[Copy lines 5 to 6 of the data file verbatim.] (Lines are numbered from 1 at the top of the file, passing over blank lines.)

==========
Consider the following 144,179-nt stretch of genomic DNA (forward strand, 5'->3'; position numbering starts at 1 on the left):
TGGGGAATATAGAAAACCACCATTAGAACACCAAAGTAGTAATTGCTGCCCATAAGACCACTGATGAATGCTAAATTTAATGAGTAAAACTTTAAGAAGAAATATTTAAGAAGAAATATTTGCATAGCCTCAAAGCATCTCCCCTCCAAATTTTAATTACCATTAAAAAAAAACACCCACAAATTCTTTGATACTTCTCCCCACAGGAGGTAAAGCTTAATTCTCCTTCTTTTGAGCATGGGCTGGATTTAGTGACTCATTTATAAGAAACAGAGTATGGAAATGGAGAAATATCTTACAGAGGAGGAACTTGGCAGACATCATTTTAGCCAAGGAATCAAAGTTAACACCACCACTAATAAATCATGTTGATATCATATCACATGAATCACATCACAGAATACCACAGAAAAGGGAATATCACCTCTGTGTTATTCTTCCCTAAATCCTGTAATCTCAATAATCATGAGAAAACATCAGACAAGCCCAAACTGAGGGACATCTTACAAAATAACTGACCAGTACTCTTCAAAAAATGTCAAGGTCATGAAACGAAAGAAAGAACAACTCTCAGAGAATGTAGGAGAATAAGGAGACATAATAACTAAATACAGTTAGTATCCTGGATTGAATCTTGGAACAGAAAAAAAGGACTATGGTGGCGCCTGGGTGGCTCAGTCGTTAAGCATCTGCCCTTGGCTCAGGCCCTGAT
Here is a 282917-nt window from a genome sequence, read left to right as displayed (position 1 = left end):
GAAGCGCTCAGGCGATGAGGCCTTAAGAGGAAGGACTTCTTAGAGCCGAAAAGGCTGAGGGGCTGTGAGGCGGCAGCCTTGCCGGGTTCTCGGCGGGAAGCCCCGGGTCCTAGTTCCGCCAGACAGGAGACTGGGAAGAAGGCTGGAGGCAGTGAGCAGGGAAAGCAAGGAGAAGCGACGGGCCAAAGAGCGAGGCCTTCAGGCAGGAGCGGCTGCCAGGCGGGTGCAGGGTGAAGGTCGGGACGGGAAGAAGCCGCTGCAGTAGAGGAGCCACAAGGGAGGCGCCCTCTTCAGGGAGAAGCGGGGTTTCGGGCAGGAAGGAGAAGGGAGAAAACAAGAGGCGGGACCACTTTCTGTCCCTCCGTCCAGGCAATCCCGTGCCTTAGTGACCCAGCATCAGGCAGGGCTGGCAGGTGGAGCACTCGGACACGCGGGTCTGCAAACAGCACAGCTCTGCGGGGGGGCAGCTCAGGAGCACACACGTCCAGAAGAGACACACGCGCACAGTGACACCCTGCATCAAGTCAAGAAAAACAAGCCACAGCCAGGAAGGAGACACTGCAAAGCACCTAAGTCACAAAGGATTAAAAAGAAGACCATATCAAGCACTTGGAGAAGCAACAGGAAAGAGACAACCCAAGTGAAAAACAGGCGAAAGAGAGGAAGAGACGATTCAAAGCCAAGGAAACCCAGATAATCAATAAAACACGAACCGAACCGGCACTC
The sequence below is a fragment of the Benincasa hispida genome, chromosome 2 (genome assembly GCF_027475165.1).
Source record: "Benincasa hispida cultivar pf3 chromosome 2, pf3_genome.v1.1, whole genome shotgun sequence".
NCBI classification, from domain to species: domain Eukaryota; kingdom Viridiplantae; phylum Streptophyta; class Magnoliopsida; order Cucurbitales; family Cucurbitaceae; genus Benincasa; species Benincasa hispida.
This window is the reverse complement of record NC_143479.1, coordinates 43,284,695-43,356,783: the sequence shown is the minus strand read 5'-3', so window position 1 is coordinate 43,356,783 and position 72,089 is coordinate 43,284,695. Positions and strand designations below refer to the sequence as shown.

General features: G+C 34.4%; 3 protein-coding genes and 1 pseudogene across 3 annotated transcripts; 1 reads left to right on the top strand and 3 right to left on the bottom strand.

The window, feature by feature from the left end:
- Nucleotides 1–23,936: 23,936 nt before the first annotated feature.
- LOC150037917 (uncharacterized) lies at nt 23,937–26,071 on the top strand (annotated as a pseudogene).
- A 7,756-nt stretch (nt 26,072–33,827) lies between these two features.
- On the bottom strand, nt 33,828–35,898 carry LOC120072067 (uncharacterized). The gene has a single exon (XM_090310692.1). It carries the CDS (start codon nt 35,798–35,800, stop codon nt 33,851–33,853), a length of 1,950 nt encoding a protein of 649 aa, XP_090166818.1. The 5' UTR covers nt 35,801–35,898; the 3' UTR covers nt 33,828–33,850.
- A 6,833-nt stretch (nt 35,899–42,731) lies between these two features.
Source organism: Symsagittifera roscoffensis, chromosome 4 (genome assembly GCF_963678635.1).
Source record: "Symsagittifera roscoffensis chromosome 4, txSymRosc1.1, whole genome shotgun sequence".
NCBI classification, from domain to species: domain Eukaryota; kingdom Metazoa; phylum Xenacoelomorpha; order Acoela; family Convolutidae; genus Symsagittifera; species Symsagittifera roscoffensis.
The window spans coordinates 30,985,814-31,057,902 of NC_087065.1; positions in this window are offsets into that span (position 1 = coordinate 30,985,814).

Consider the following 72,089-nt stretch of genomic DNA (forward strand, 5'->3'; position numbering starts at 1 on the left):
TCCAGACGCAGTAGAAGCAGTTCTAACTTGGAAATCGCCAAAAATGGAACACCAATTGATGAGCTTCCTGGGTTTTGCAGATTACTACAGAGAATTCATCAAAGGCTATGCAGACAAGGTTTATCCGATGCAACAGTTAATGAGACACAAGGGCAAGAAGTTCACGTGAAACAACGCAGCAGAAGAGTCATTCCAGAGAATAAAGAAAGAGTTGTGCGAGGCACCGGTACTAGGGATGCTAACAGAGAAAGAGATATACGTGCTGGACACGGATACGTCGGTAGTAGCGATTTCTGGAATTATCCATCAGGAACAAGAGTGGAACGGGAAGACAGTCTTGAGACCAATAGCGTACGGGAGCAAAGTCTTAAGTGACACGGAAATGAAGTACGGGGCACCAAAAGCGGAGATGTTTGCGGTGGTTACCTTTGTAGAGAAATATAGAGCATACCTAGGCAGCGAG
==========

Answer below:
The sequence below is a fragment of the Benincasa hispida genome, chromosome 2 (genome assembly GCF_027475165.1).
Source record: "Benincasa hispida cultivar pf3 chromosome 2, pf3_genome.v1.1, whole genome shotgun sequence".